Musquito: The first feature film from director Dylan River, whose credits include critically-acclaimed teen television drama Robbie Hood. Inspired by true events, Musquito tells the story of an Aboriginal warrior fighting against colonialism during the Tasmanian Black War. The project will be written by Nathan Maynard (Little J & Big Cuz), Jonathon auf der Heide (Hell’s Gates) and Raimondo Cortese, and produced by Tanith Glynn-Maloney (She Who Must Be Loved) and Chris Brown (The Railway Man).
Over and Out: A 10-part television series about two parents, Lewis and Freya, who are struggling to survive the trials and tribulations of raising toddlers while being smack bang in the middle of the post-apocalypse. This project sees writer/director Christian Van Vuuren, writer Adele Vuko and producer Bridget Callow-Wright building on their online series of the same name which won Best Short Form at Cannes Series 2019, and was funded through Screen Australia and Google’s Skip Ahead initiative. It will be co-produced by Abi Tabone and Gemma Knight.
The Power Of The Dog: A feature film adaptation of the 1967 novel of the same name by Thomas Savage. This project is presented by an Academy Award-winning team including writer, director and producer Jane Campion (Top of the Lake, The Piano), and producers Emile Sherman and Iain Canning (The King’s Speech, Lion). Tanya Seghatchian (Cold War) and Roger Frappier (Indian Horse) are also on board as producers. This drama centres on two brothers, Phil and George, who co-own the biggest ranch in Montana valley. When George secretly marries Rose, a local widow, Phil is overcome with anger and wages a war to destroy her.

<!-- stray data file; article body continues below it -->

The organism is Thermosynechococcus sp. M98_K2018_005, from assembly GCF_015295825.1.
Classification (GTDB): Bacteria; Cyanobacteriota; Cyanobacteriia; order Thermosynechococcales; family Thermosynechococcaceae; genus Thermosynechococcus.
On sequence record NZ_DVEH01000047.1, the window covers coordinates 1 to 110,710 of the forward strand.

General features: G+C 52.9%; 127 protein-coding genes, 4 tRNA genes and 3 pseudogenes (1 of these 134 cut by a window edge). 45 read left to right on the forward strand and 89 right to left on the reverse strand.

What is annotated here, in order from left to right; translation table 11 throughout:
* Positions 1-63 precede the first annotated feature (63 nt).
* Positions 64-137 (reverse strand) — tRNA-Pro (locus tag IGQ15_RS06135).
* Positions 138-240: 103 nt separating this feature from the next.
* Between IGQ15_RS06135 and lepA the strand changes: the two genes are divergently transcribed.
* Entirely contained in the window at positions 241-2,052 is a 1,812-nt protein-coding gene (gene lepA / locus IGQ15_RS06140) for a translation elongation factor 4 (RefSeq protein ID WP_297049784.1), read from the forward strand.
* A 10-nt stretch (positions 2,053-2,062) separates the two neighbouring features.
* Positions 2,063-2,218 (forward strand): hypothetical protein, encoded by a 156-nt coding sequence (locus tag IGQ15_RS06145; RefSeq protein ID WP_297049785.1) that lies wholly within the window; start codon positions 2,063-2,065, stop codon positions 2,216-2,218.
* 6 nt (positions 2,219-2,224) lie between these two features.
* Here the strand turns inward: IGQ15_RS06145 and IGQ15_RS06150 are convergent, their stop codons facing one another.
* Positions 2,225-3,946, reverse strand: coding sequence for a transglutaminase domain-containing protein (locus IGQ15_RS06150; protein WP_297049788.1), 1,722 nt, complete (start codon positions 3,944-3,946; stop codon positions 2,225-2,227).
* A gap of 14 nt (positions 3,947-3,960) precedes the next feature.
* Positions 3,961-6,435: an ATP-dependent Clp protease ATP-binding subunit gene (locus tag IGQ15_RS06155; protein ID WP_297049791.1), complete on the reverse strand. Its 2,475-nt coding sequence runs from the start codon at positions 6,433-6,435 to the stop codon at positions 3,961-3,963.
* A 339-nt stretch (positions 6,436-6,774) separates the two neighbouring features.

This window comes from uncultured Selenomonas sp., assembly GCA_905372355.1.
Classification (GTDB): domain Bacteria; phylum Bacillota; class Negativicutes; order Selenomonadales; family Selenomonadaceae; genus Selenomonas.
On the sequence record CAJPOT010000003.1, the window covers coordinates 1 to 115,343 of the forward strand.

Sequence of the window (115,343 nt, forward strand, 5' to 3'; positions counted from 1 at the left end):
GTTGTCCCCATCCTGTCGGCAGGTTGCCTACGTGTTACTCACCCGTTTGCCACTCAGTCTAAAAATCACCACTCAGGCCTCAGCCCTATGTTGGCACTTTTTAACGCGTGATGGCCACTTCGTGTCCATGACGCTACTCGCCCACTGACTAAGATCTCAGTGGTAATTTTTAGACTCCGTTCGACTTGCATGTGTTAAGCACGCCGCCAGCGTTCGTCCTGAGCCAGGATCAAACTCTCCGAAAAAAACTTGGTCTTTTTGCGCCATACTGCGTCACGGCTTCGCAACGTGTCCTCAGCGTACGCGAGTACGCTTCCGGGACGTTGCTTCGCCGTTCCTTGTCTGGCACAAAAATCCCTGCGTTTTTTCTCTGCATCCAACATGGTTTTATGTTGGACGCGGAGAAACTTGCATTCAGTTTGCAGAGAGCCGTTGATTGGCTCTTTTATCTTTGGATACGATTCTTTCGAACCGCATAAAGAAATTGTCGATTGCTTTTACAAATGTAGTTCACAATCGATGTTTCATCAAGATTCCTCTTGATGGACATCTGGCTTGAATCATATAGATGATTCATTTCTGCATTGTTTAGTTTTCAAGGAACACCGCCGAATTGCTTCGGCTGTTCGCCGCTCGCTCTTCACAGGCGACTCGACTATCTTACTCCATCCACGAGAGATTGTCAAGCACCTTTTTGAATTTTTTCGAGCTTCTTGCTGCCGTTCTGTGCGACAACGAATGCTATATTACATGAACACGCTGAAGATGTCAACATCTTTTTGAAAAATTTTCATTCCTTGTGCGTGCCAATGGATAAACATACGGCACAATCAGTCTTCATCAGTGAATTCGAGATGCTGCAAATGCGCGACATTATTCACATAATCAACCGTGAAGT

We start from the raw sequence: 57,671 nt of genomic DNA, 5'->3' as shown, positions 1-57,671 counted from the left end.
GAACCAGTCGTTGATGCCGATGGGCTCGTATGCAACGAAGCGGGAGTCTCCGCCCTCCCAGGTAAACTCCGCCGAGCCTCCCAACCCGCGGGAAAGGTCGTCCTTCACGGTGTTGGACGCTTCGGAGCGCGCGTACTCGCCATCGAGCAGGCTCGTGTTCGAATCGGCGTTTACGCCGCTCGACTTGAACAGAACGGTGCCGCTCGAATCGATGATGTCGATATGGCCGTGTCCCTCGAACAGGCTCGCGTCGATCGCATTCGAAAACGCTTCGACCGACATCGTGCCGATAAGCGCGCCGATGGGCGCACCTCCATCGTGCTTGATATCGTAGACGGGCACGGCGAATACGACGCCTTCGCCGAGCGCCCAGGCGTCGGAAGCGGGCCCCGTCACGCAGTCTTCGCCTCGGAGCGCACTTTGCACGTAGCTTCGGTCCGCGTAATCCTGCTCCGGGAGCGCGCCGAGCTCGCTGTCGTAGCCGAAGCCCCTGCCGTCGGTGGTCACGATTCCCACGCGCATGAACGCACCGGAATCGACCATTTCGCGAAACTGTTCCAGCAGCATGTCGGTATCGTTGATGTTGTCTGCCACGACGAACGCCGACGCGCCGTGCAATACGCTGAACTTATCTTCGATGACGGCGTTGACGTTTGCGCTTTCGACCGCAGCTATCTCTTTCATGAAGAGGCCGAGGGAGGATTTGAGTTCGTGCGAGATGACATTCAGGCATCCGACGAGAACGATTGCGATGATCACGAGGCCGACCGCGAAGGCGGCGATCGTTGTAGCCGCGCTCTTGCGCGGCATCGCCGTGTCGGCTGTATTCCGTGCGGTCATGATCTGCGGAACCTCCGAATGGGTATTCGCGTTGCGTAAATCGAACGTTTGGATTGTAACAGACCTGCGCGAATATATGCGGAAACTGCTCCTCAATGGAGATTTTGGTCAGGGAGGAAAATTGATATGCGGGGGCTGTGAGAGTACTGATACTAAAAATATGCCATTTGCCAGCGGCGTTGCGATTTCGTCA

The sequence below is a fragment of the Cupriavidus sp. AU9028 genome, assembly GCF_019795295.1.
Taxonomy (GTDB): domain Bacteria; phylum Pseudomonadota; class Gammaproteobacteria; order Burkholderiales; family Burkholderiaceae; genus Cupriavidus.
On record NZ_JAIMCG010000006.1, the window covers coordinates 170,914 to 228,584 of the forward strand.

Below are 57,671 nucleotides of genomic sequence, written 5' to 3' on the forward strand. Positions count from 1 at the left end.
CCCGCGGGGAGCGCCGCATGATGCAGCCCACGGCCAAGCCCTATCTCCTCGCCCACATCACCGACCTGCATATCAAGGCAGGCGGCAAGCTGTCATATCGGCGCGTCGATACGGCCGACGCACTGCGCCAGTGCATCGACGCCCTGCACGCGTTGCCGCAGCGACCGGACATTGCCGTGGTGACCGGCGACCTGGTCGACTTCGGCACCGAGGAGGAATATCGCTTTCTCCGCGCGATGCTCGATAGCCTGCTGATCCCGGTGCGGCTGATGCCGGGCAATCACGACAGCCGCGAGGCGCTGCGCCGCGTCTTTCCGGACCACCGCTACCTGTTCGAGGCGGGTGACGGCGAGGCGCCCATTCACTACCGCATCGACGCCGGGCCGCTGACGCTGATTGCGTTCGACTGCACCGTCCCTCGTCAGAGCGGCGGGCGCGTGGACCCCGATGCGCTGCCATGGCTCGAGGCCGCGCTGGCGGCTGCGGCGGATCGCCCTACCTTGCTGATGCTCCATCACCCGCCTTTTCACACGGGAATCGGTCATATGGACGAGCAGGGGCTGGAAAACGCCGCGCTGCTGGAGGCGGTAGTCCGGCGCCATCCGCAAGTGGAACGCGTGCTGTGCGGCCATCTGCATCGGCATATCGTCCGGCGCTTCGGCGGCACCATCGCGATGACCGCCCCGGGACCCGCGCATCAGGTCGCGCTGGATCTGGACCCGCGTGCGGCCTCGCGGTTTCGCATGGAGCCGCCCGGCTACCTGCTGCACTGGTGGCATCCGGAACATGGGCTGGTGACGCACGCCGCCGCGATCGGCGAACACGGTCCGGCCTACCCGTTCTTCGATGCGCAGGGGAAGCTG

For the complete list of development funding approvals, refer to television, online and feature film breakdowns.
Also confirmed today, applications are now open for third iteration of Screen Australia’s Developing the Developer to be run in November 2019. The intensive workshop was first run in 2017 and has proved successful in enabling story developers from diverse backgrounds to produce the work of other creators. To view the guidelines and apply click here
In July 2018 Screen Australia announced changes to the Story Development guidelines to make it easier for emerging creators to obtain funding through the Generate Fund and to encourage experienced creators to pursue projects of ambition and scale through the Premium Fund. There was also the intention to increase the development of episodic productions across the board.
The Generate Fund for lower budget projects received 277 applications in 2018/19, of which 68.95% of applicants (191) had never applied for Story Development funding before. A total of $1,264,511 was distributed across the 48 projects (17.33% of applications), averaging $26,343.97 per project.
The Premium Fund for higher budget projects from established creators received 101 applications in 2018/19, of which 31.68% (32) were funded. A total of $1,446,699 was distributed, averaging $45,209.34 per project.
Historically Screen Australia development has focused on feature films, however the new guidelines have drastically changed this landscape, with 57.5% of projects funded across Generate and Premium having a television or online release in mind.